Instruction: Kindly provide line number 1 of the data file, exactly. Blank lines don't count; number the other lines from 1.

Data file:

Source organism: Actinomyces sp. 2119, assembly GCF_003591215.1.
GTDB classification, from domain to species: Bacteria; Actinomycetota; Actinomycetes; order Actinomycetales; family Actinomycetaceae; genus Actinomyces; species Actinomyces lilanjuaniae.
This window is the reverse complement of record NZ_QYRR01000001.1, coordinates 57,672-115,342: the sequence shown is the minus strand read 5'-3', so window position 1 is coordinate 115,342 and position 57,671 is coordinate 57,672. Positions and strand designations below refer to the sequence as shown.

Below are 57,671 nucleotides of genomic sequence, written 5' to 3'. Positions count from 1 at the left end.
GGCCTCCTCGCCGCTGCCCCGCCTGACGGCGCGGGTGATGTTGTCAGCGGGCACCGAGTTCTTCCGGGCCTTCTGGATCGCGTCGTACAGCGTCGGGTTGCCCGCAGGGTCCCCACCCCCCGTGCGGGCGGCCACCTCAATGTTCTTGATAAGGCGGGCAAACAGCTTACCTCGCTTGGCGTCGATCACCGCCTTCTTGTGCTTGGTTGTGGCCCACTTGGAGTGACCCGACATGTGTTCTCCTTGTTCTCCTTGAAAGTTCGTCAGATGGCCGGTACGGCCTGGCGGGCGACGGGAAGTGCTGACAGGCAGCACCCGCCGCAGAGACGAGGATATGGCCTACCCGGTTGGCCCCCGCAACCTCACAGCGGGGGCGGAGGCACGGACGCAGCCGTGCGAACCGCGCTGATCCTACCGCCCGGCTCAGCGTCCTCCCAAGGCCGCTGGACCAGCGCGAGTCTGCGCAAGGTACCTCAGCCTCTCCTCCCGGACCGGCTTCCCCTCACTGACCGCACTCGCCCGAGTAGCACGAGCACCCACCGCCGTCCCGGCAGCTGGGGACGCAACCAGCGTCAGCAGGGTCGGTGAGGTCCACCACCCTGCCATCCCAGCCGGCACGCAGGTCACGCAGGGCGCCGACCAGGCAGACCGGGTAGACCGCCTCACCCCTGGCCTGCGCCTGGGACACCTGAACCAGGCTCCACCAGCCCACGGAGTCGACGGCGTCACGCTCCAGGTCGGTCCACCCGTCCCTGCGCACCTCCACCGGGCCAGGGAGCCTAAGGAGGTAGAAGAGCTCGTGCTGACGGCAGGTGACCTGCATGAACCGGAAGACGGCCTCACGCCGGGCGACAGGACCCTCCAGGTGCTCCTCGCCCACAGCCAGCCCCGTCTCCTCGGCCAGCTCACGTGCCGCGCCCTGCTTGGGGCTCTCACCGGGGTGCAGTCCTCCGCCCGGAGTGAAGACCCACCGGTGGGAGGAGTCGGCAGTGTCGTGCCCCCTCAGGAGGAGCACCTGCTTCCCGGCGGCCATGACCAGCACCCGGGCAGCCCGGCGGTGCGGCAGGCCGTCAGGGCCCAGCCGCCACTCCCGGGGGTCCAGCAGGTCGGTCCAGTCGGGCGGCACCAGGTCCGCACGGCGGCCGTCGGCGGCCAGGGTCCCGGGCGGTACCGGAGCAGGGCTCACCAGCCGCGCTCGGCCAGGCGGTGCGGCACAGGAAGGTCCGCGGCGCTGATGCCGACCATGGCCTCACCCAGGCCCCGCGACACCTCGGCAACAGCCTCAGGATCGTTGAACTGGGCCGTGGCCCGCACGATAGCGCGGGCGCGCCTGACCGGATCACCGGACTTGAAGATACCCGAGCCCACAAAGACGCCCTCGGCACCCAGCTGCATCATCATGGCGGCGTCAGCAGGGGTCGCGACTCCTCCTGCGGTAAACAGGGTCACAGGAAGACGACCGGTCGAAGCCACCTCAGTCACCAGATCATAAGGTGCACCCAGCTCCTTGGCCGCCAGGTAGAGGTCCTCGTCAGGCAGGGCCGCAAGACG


Source organism: Actinomyces sp. 2119, assembly GCF_003591215.1.